Lending more credence to the idea that casual gaming deserves a lot more attention from the industry and the gaming press than it does currently, a survey carried out by Macromedia
on its casual gaming site, Trygames
, has found that just under a third of people that use the site spend over two hours playing games per session. Of those, over a third visit the site nine times per week. Although these findings may surprise many people in the industry that believed casual gamers tended to play games in short bursts, the idea that casual gamers aren't just gamers that play sporadically has been well reported on over the last couple of years. The Guardian
and the BBC
both ran interesting articles on this issue recently.
We've already seen how reviews on large game sites and in magazines
have very little influence over what hardcore gamers buy and play, so it's obvious that the effect should be even more pronounced for casual gamers. This is partly due to the "viral" nature of casual games (they often spread through word of mouth offline, or online via social networking sites, IM or email) and the fact that a large proportion of casual gamers are female. Larger commercial games are often very male orientated, which reflects the fact that many game development companies are made up of men and therefore the majority of games that come out of these companies are designed to appeal to men.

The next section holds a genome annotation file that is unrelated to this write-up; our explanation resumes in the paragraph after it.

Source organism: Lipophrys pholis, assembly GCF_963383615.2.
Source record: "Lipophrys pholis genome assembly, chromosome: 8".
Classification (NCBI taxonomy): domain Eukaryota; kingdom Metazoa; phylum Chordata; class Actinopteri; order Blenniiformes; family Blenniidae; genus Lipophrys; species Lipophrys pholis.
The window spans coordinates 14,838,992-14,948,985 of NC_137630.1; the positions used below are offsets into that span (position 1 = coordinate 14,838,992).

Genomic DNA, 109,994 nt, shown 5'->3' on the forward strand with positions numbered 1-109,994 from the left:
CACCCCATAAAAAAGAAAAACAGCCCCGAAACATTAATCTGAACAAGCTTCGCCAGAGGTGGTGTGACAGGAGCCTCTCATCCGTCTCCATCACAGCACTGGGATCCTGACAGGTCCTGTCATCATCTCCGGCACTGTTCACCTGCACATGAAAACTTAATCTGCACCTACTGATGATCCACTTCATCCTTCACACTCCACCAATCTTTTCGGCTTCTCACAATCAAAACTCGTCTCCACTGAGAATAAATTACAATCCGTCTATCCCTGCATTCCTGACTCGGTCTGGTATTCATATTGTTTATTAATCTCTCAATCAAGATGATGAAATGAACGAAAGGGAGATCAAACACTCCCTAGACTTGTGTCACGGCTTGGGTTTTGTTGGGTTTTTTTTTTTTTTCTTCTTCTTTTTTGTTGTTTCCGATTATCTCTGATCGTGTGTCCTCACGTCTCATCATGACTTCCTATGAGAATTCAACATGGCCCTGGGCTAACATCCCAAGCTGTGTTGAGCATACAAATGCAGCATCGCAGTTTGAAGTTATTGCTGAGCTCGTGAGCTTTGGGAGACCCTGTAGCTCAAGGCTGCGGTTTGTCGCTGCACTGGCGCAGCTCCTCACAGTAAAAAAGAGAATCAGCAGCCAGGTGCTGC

There's another possible reason for the lack of a connection between the industry (that is largely tuned towards the needs of hardcore gamers) and real mainstream, casual gamers that don't consider themselves gamers; the simplicity and low access requirements of casual games. Many so called "casual" games are available in bulk on online portals and require not much more than a small download and a double click to play. Everyone knows the rules of popular card and puzzle games and that's why they're amongst the most popular types of games for casual players.
Games like The Sims, Myst
and Geometry Wars
are examples of games that have attracted casual gamers through simplicity and have gone on to become extremely popular as a result. Keith Stuart on the Guardian GamesBlog
called casual gaming the new hardcore just over a year ago; it's "stigmatised, unconventional, comparatively inaccessible"
, just like hardcore gaming used to be. So why has this not changed in the year since this article was written? Research has long shown
that casual gaming is an under appreciated market that is already disproportionately large for the amount of coverage it receives. So why does everyone in the industry continue to be surprised to see that casual gamers are actually quite prolific gamers?
[Image credit: Stuff on my cat